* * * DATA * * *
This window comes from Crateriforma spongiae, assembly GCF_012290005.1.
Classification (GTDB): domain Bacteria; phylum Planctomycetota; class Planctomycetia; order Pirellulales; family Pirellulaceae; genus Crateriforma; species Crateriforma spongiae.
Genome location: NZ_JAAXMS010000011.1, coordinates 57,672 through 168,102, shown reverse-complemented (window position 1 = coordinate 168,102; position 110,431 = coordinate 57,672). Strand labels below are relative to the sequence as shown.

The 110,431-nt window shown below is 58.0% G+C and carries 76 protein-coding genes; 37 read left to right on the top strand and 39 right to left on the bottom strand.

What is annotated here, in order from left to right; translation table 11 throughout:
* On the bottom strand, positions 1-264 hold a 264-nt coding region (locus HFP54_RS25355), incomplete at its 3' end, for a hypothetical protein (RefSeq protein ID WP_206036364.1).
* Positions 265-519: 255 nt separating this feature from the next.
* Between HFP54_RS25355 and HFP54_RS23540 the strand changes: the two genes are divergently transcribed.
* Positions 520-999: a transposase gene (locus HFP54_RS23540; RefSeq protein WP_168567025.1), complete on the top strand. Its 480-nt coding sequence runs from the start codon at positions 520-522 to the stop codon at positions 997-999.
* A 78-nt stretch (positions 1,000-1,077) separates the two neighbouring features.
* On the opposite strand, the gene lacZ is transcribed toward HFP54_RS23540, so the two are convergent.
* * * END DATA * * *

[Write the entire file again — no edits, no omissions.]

This window comes from Crateriforma spongiae, assembly GCF_012290005.1.
Classification (GTDB): domain Bacteria; phylum Planctomycetota; class Planctomycetia; order Pirellulales; family Pirellulaceae; genus Crateriforma; species Crateriforma spongiae.
Genome location: NZ_JAAXMS010000011.1, coordinates 57,672 through 168,102, shown reverse-complemented (window position 1 = coordinate 168,102; position 110,431 = coordinate 57,672). Strand labels below are relative to the sequence as shown.

The 110,431-nt window shown below is 58.0% G+C and carries 76 protein-coding genes; 37 read left to right on the top strand and 39 right to left on the bottom strand.

What is annotated here, in order from left to right; translation table 11 throughout:
* On the bottom strand, positions 1-264 hold a 264-nt coding region (locus HFP54_RS25355), incomplete at its 3' end, for a hypothetical protein (RefSeq protein ID WP_206036364.1).
* Positions 265-519: 255 nt separating this feature from the next.
* Between HFP54_RS25355 and HFP54_RS23540 the strand changes: the two genes are divergently transcribed.
* Positions 520-999: a transposase gene (locus HFP54_RS23540; RefSeq protein WP_168567025.1), complete on the top strand. Its 480-nt coding sequence runs from the start codon at positions 520-522 to the stop codon at positions 997-999.
* A 78-nt stretch (positions 1,000-1,077) separates the two neighbouring features.
* On the opposite strand, the gene lacZ is transcribed toward HFP54_RS23540, so the two are convergent.